Educational inequality: it’s a regular subject of public and political debate. Sociologist Andrea Foster researched how parents’ knowledge of the education system and their expectations play a role in this inequality. She concludes that the socio-economic background of parents relates to their level of knowledge and the level of their expectations and that these factors contribute to unequal educational outcomes. Forster will defend her PhD thesis at the University of Amsterdam on 18 February.
Education increasingly determines who gets ahead in society, but the cards are not dealt equally. In many countries, children from lower socio-economic backgrounds consistently achieve lower levels of education than their potential would allow. ‘Unfortunately, we see educational inequality occurring everywhere, irrespective of the educational system’, says sociologist Andrea Forster. ‘It’s just that this inequality is not visible everywhere at the same time. In the Netherlands, for instance, we can recognise inequality quite early on due to our early selection.’
Forster investigated the role that intra-family dynamics play in educational inequality, specifically parents’ knowledge of the school system and families’ expectations regarding levels of education. With the help of longitudinal datasets and population register data, she analysed educational pathways of pupils in the Netherlands and Germany going as far back as the 1990s. ‘It seems that the knowledge that parents have about the school system and their expectations regarding their children are influenced by their socio-economic background and also contribute to unequal educational outcomes’, concludes Forster.
Are families in the Netherlands able to get more out of the educational system if they have greater knowledge of the educational pathways available to their children? Yes, they are, Forster discovered. ‘Parents with a low socio-economic background are often less aware of what their children can achieve with a particular diploma. This makes it difficult for them to make their decisions regarding an educational pathway’, explains Forster. ‘Moreover, these parents are less familiar with the culture of interaction in various educational institutions. We can relate this lack of knowledge to lower educational outcomes.’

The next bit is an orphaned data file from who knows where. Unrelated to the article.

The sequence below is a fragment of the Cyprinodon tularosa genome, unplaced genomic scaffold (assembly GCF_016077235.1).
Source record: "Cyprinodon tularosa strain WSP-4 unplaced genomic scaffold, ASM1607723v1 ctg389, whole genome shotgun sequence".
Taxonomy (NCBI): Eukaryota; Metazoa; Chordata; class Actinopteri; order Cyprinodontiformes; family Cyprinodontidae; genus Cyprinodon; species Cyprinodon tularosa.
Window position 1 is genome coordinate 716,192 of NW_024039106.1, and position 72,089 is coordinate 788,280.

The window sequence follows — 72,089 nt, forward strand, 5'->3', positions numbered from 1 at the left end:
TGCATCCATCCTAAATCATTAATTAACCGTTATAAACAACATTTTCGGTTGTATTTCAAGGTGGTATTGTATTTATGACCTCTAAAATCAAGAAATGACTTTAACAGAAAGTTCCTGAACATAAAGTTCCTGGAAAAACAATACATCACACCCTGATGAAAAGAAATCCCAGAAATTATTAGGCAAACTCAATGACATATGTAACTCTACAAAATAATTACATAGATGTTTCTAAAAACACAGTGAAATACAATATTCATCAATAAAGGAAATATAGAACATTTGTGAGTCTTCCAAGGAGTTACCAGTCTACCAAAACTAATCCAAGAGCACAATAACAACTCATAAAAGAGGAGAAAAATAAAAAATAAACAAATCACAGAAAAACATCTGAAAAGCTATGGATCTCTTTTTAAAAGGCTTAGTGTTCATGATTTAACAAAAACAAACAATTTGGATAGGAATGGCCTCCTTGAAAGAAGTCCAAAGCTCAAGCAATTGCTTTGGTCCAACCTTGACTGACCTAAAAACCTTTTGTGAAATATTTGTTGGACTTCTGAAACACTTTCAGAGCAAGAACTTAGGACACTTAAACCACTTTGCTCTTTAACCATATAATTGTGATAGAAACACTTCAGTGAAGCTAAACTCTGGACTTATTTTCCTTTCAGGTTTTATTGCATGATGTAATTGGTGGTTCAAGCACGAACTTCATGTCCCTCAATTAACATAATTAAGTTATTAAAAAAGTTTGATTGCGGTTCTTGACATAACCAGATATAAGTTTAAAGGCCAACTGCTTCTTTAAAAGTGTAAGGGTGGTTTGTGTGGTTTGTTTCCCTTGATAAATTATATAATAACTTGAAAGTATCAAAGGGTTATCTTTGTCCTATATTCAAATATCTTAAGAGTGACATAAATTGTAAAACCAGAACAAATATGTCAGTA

According to Forster, parental knowledge is particularly important during the move to a new school environment and in order to prevent downward mobility. ‘This plays a particular role in the Dutch education system, where parents are confronted with choices about subsequent levels at an early stage.’
Besides the Dutch study on knowledge and educational outcomes, Forster also researched how expectations relate to educational outcomes. For this aspect she examined the German situation, specifically the move from primary to secondary education pathways.
In this context, parents with low socio-economic status appear to adjust their expectations strongly downwards if their children are assigned to a lower level of education than they had expected. Parents with high socio-economic status often retain their high expectations, however, even if they receive information about disappointing school performance. ‘Parents with low socio-economic status are less quick to lobby their children upwards,’ says Forster.
On the other hand, if the educational level turns out higher than expected, parents with low socio-economic status still often tend to stick to their lower expectations, while parents with high socio-economic status do indeed adjust their expectations upwards.
‘These two mechanisms, knowledge and expectations, play an important role irrespective of the institutional environment’, concludes Forster. However, their influence can be stronger or weaker depending on how the educational system is structured, for example how strong the differentiation in different levels of education is.
According to Forster, the positive takeaway from her research is that knowledge and expectations can be influenced: ‘Structural changes to a system or within families are much more difficult, but informing parents about the educational system, for instance through workshops, is a simple intervention that can contribute positively to the level of knowledge.’ Forster believes that proper knowledge is particularly important when complex decisions have to be made, as is the case in strongly differentiated education systems such as the Dutch one. ‘In this context, more knowledge can help to reduce the education inequality created by early selection.’
Andrea Forster: Navigating Educational Institutions: Mechanisms of Educational Inequality and Social Mobility in Different Educational Systems. Doctoral thesis supervisor: Prof. H.G. van der Werfhorst, co-supervisor is Dr Thomas Leopold
Andrea Forster’s doctorate conferral will take place online on 18 February at 13:00.